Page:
Meek Mill drops his Legends of the Summer EP today, his first project since being released from prison in April. "Dangerous" is a standout, featuring Jeremih and PnB Rock. It's a nuanced, catchy R&B-infused track that, at first listen, seems to be about getting caught up with a lover whose seductive prowess beat out their flaws, but really, it's about loving an imperfect person. Meek and his cohort take a sobering birds-eye view of the relationships in question, and approach that really works for this song. But looking at it another way, "Dangerous" also transmits the idea that unconditionally loving someone, flaws and all, could be just as self-reflective as it is outwardly focused.

Related | An Afternoon Off with PnB Rock

Olly Alexander, who fronts Years & Years is back today with Palo Santo, his second album since his 2015 release Communion, and it solidifies his position as an important queer voice for this generation. On a highly-cohesive album of many beautifully written pop standouts, it's challenging to pick just one bop, but for the purposes of this list, "Hallelujah" takes the cake. It's one song of several proffering spiritual and sexual allegiance to someone special, complete with all manner of spiritually-minded metaphors. "Hallelujah" is about the alignment that takes place when you've found your match (in more ways than one). The hooky chorus (and Alexander's vocal performance) soars, casting a glow across the record almost feels too good to be true. So if you find your spirit changed while singing along to, dancing to, making love to "Hallelujah," don't say I didn't warn you.

Related | Years & Years Is Ready to Make It In America

Dumblonde, the dynamic duo of Aubrey O'Day and Shannon Bex, is back with "White Hot Lies", but first, let's just talk for two seconds about how inventive they are. Their 2015 self-titled release came post-Danity Kane 3 breakup, which made many headlines, but forgot to mention the creative ingenuity of the members comprising the group. That considered, Dumblonde's self-produced, self-promoted, and self-released first album was nothing short of a giant pop-music feat. In the span of the album's 11 songs, they gave us high-gloss '80s-tinged electro in "Dreamsicle," '90s vogue-circuit house in "You Got Me," sunny reggae-pop in "Remember Me" and so much more. And then the stunning couture visuals! Let me stop. We're here for "White Hot Lies," a playful Halston-era disco bop about wanting to be lied to: "Your white hot lies electrify me," the duo sing in perfect harmony in the chorus. And while we're still here, I also just want everyone to know that Aubs and Shannon write everything, too. "White Hot Lies" continues in their tradition of refreshing, unfettered creativity. As Annie Lennox once sang: "Sisters, they are doin' it for themselves."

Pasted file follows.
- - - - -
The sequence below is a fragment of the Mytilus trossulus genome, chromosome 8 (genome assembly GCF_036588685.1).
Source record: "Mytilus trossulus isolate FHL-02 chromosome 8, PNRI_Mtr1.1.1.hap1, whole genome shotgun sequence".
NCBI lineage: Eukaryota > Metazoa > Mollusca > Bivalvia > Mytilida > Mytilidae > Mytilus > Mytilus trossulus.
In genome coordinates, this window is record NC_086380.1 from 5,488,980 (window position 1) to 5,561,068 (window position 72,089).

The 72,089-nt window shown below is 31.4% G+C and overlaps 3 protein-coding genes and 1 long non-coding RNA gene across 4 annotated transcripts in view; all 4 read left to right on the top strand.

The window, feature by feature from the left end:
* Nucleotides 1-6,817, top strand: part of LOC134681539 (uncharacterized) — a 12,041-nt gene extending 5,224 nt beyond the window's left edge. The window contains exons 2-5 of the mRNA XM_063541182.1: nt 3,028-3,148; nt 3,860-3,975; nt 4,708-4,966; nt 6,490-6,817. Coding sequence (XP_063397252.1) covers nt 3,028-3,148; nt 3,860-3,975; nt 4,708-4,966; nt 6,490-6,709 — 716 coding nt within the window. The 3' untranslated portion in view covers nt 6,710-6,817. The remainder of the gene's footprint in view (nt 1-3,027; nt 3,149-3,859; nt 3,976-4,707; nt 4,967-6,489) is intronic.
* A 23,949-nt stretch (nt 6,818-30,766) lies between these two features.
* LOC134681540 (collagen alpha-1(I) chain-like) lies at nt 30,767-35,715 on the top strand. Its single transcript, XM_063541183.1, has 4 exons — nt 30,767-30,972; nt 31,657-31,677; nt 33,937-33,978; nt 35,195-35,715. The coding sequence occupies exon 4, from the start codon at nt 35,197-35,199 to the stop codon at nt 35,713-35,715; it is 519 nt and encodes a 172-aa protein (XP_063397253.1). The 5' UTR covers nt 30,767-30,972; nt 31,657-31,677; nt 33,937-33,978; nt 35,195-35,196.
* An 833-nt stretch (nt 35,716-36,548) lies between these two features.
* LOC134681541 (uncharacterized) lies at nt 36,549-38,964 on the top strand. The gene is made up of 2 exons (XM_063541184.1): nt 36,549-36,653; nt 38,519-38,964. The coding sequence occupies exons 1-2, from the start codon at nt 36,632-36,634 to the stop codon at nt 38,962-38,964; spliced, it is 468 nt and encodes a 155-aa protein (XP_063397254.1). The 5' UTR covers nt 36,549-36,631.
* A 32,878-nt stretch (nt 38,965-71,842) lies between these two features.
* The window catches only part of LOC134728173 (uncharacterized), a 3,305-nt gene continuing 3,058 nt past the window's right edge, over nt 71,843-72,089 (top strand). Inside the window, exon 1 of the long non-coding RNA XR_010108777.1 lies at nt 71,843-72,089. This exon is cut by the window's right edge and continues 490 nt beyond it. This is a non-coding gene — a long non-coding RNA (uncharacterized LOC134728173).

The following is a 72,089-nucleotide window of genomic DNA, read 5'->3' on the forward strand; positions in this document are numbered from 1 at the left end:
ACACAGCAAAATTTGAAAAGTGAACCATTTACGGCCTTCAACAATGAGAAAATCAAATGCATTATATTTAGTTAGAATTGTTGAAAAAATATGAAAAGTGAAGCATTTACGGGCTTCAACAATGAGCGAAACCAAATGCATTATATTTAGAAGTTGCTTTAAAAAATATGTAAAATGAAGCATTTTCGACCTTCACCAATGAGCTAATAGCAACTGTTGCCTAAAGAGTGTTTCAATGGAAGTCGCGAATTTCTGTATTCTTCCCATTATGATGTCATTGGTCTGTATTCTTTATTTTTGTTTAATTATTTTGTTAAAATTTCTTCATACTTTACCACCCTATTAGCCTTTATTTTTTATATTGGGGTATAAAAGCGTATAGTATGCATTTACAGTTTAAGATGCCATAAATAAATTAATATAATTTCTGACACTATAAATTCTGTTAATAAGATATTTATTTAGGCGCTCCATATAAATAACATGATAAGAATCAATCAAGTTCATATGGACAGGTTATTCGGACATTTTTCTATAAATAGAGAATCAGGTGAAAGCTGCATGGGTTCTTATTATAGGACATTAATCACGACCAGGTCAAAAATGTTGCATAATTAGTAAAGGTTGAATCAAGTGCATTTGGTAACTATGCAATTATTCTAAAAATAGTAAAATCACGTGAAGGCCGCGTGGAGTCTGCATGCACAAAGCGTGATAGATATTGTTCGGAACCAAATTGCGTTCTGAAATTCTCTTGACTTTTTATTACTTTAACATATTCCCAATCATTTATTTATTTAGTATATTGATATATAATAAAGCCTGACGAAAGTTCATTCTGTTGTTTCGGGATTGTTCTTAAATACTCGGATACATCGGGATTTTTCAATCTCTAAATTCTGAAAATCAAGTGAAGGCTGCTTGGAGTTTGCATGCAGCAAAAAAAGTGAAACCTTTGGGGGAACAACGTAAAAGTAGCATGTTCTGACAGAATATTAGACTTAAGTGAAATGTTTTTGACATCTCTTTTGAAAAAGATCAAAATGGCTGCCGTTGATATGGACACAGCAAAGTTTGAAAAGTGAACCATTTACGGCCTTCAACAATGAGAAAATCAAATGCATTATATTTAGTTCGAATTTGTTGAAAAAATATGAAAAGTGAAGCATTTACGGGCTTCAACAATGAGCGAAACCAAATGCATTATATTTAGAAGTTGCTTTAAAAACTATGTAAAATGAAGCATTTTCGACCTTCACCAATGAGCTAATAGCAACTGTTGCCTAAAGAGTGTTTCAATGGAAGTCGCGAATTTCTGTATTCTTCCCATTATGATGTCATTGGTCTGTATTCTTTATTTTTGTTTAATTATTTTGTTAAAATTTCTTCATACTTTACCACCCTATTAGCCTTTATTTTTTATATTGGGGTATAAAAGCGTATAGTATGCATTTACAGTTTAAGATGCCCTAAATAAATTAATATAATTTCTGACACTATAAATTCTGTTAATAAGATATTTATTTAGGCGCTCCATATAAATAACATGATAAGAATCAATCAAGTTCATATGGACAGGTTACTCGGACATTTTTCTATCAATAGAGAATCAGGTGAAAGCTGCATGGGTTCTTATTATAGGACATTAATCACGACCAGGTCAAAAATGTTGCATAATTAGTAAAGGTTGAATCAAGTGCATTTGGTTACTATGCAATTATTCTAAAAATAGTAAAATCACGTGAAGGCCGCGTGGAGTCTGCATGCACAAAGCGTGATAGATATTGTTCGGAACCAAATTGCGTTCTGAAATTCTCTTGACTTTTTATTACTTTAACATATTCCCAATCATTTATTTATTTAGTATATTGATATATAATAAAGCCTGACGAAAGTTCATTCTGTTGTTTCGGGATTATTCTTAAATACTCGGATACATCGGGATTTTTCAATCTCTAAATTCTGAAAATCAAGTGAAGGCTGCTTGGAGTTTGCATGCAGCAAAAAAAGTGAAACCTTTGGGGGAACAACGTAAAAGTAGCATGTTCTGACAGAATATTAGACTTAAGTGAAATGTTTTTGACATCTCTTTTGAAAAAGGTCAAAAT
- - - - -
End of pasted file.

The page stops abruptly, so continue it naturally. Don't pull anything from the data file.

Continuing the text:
Related | Aubrey O'Day on Sex, Broadway and Diddy

Latin Grammy Award-winning Spanish singer and rapper Mala Rodríguez has been in the game for a minute crafting genre-melding, spellbinding hip-hop. Today, she released the song and video for "Gitanas" (meaning "female Spanish gypsies" in this context) from her forthcoming sixth album (her last album was 2013's Bruja, which translates to "witch."), and it's a bop for many reasons: the all-female video makes literal the song's pathos of protest. Over a dizzying carnival loop and trap percussion, Rodríguez sings in Spanish about women banding together, reaching an emotionally-charged apex in the chorus, where she rallies the troops. "¿Dónde están mis gitanas? /Solo ellas saben lo que se cuece aquí" translates to "Where are my gypsies? Only they know what's cooking here." Rodríguez sounds fiercest here, (and I can't help but wonder if this song also doubles as a condemnation against government-sanctioned violence against women, people of color, immigrants) and the repeated question "¿Quién me protege?" is answered by this: "Me, in front."

Norway's Mr Little Jeans (real name: Monica Birkenes) closes out this week's list with "Forgetter," a glitchy, darkly catchy pop banger that illuminates the lyrics, which examine the mental health effects deduced from toxic relationships. It's sung with the detachment an enriched perspective affords. In "Forgetter," Birkenes knows from experience that if you've got broken bones, there's happiness in knowing you survived the fall.


What's your favorite track this week? See you next week, lovers!

Photo of Azealia Banks via Instagram